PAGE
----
“These concerns are that the law of informed consent is being expanded beyond its original scope and purpose, with profound consequences for the practice of medicine,” wrote Justice Prosser, who refused to join the lead opinion other than affirming the appeals court.

    Informed consent statute

    Wis. Stat. section 448.30 requires any physician who treats a patient to “inform the patient about the availability of all alternate, viable medical modes of treatment and about the benefits and risks of these treatments.” However, there are six limitations.

    A physician’s duty to inform does not require disclosure of:

    • Information beyond what a reasonably well-qualified physician in a similar medical classification would know;

    • Detailed technical information that in all probability a patient would not understand;

    • Risks apparent or known to the patient;

    • Extremely remote possibilities that might falsely or detrimentally alarm the patient;

    • Information in emergencies where failure to provide treatment would be more harmful to the patient than treatment;

    • Information in cases where the patient is incapable of consenting.

    On appeal to the Wisconsin Supreme Court, Physician’s Insurance Company of Wisconsin (PIC) asked the court to adopt a bright-line rule that physicians don’t have a duty to inform patients of alternative tests for conditions that are unrelated to the final diagnosis.

    PIC argued that the court of appeals decision “imposes a dramatically increased burden on Wisconsin health care providers which appears to be more onerous than the informed-consent duty imposed in any other jurisdiction in the country.”

    PIC also argued that prior case law contravenes that plain language of the statute, because the statute does not say doctors must inform patients on viable modes of “diagnosis.” It only requires them to inform patients on viable and alternative modes of “treatment.”

    Differing opinions 

    In a lead opinion, Chief Justice Shirley Abrahamson (joined by Justices Bradley and Crooks), refused to adopt the bright-line rule requested by PIC, concluding that precedent (stare decisis) on the “reasonable patient standard” governed the case.

    Under the reasonable patient standard, doctors must disclose “information necessary for a reasonable person to make an intelligent decision with respect to the choices of treatment or diagnosis,” the chief justice explained.

    Justice Prosser suggested that there may be situations in which the “reasonable patient standard” is not appropriate, and policymakers should revisit the issue.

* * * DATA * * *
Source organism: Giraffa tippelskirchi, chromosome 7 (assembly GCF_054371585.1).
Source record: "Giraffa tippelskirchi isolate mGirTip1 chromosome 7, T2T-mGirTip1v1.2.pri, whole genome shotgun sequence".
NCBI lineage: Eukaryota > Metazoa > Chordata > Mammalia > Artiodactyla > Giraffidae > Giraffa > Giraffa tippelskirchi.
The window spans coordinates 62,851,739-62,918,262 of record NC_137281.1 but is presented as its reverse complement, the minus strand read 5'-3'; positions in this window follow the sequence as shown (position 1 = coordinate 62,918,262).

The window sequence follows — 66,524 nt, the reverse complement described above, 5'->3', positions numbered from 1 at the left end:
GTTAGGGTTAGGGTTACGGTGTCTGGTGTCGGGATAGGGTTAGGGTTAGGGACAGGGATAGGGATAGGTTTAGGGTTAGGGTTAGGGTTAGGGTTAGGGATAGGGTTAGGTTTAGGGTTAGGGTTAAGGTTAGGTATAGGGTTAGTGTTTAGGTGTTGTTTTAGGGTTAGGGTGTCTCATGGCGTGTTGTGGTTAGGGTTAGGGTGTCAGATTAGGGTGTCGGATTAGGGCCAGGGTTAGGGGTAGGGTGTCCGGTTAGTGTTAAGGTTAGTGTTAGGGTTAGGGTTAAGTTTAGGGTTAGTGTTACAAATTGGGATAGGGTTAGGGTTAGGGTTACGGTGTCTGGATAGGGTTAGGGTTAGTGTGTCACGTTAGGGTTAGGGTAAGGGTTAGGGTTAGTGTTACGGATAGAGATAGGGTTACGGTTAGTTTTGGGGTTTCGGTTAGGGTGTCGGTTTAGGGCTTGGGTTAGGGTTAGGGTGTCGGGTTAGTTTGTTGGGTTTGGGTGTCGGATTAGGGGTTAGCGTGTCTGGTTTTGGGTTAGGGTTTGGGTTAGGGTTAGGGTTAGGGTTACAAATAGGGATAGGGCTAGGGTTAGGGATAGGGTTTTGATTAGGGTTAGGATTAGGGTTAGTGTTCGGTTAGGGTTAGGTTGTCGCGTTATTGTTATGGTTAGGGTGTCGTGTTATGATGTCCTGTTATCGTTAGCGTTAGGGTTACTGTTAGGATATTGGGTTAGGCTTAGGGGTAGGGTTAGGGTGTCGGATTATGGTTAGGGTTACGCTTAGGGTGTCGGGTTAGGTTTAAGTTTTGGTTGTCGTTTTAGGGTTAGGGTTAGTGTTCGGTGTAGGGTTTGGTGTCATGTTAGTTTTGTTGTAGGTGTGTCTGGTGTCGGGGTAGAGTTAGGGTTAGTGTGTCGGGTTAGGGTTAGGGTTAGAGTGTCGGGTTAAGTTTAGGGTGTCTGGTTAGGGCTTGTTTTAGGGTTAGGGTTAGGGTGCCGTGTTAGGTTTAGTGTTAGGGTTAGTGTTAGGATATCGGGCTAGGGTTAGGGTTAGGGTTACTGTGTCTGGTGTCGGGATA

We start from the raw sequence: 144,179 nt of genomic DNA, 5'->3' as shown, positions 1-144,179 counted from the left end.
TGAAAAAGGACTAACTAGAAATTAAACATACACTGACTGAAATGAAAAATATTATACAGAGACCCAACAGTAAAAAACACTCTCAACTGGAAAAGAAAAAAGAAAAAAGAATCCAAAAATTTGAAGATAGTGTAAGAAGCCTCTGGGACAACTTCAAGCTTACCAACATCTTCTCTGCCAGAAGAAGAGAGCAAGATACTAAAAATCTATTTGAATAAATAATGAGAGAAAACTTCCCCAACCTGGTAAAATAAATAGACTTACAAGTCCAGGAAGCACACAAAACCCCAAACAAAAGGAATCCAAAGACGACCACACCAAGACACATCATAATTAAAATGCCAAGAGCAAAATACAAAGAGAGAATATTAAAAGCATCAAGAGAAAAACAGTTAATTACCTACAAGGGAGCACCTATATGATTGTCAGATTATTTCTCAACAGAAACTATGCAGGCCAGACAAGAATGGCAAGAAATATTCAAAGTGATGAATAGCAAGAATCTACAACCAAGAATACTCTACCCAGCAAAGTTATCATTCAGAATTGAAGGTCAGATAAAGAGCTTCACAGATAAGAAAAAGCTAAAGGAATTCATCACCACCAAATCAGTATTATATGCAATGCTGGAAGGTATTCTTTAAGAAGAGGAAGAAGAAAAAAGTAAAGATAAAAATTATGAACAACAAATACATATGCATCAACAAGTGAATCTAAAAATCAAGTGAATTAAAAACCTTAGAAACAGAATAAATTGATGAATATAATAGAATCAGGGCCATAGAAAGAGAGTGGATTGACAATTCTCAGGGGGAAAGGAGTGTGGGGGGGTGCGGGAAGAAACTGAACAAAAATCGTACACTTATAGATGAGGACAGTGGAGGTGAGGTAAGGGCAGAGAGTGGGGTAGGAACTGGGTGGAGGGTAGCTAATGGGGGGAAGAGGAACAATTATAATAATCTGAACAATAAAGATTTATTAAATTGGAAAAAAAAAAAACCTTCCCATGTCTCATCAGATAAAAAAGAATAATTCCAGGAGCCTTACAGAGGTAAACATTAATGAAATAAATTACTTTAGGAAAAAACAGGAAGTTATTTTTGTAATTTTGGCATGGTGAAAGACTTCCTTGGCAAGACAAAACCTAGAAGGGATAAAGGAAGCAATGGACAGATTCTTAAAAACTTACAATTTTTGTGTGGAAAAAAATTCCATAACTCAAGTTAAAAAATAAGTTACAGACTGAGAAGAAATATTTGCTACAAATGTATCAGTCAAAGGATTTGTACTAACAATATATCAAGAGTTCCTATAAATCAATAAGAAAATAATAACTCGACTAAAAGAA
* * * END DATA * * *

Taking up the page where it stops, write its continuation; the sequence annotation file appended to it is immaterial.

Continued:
“Inasmuch as the court has determined that ‘treatment’ includes diagnosis, it becomes imperative for policy makers to fashion reasonable limits to that term and to the duty imposed by statute upon Wisconsin's physicians,” he wrote.

    In her dissenting opinion, Justice Roggensack (joined by Justices Gableman and Ziegler) concluded that Wisconsin’s informed consent law did not apply at all.

    “I conclude that Wis. Stat. § 448.30 is not implicated in this malpractice action because there was no failure to inform the patient about the risks and benefits of the treatment and procedures that the physician employed,” she wrote.

    The lead opinion “would have imposed strict liability for missed diagnoses by expanding a patient’s right of informed consent under § 448.30,” wrote Justice Roggensack, noting that Justice Prosser did not concur with the lead opinion’s reasoning.


    • D. James Weis, Linda Meagher, and James Fergal of Habush & Rottier S.C., Waukesha, represented plaintiff-respondents Thomas and Barbara Jandre.

    • Michael Van Sicklen and Krista Sterken of Foley & Lardner LLP, Madison, represented Physicians Insurance Company of Wisconsin.

    • Guy DuBeau of Axley Brynelson LLP, Madison, filed an amicus curiae brief on behalf of the Wisconsin Medical Society Inc., the Wisconsin Hospital Association, and the Wisconsin Chapter of the American College of Emergency Physicians, Inc.

    • Lynn Laufenberg of Laufenberg, Stombaugh & Jassak S.C., Milwaukee, and William Gleisner III, Hartland, filed an amicus brief on behalf of the Wisconsin Association for Justice.

    • William Bauer and Karen Gallagher of Coyne, Schultz, Becker & Bauer S.C., Madison, filed an amicus brief on behalf of Dean Health System Inc., Marshfield Clinic and Gunderson Lutheran Health System Inc.

    Related article

    Appeals court clarifies physician’s informed consent obligation in medical negligence case WisBar News, Sept. 28, 2010